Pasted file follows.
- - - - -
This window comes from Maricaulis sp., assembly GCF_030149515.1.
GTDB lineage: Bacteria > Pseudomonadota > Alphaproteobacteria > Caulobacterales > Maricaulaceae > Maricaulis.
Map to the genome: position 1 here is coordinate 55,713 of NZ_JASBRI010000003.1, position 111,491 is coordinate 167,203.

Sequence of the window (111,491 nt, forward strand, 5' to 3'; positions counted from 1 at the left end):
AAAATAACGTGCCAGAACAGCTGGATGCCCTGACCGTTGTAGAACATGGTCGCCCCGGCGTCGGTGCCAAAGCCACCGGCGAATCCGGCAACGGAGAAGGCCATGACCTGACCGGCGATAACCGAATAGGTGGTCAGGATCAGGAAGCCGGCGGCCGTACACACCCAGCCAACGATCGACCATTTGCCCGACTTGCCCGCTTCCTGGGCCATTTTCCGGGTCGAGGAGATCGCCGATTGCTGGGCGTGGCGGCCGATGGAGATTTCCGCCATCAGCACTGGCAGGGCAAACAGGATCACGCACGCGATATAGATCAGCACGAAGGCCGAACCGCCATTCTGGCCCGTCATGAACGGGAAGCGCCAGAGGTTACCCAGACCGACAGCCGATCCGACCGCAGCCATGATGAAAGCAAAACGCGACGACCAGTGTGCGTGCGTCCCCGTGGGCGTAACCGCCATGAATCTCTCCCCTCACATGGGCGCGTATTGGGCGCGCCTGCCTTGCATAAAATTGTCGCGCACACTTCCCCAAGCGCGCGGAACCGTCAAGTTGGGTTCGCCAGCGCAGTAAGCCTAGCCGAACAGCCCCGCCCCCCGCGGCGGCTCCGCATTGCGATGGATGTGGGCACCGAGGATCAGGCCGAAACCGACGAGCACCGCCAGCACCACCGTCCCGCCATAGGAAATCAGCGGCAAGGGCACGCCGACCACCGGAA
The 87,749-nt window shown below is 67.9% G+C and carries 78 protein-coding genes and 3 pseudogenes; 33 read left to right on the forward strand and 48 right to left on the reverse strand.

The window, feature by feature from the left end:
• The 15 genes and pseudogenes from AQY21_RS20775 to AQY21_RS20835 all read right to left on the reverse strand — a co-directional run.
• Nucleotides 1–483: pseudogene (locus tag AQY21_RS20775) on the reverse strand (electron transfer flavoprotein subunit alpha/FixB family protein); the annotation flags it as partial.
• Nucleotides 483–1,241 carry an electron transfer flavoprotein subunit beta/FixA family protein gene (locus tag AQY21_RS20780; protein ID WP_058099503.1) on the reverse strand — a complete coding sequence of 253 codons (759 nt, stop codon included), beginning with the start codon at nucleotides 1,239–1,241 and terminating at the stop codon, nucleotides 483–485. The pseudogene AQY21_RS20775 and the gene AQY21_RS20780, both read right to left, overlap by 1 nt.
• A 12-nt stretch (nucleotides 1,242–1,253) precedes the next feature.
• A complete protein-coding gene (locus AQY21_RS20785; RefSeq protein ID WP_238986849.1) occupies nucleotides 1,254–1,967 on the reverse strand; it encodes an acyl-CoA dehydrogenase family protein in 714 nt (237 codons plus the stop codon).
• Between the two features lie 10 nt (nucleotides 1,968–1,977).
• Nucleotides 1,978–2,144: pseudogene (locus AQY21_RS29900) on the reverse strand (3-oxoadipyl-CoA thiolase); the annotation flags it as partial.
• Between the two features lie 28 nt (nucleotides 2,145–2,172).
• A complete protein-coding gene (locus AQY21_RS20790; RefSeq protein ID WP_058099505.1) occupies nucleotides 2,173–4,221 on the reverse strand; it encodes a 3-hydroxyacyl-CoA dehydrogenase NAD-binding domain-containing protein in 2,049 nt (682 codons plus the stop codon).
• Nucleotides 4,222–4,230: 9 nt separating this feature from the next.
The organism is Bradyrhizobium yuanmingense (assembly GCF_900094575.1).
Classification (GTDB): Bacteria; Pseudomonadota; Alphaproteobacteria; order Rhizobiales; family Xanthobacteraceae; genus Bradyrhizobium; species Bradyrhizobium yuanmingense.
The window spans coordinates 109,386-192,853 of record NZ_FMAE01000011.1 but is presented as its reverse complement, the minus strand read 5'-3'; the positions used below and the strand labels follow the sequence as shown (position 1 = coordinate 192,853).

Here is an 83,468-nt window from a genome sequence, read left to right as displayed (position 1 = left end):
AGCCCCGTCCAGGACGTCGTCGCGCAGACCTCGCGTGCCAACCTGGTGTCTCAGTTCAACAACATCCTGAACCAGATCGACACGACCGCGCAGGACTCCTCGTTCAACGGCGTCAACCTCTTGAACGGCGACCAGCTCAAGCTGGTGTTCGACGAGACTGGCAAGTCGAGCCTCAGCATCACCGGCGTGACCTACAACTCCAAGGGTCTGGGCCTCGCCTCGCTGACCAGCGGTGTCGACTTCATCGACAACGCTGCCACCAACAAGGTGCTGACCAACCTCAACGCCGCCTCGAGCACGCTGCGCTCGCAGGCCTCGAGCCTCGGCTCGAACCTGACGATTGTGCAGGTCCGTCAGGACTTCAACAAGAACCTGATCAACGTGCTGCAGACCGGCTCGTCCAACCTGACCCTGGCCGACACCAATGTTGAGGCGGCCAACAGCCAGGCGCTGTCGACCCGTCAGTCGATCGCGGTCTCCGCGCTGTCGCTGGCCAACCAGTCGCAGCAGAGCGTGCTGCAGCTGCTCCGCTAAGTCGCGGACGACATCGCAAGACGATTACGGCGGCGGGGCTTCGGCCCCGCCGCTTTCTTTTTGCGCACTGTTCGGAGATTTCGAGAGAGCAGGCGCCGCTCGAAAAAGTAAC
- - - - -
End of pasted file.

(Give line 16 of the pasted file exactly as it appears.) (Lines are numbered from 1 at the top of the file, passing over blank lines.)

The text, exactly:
• A complete protein-coding gene (locus AQY21_RS20790; RefSeq protein ID WP_058099505.1) occupies nucleotides 2,173–4,221 on the reverse strand; it encodes a 3-hydroxyacyl-CoA dehydrogenase NAD-binding domain-containing protein in 2,049 nt (682 codons plus the stop codon).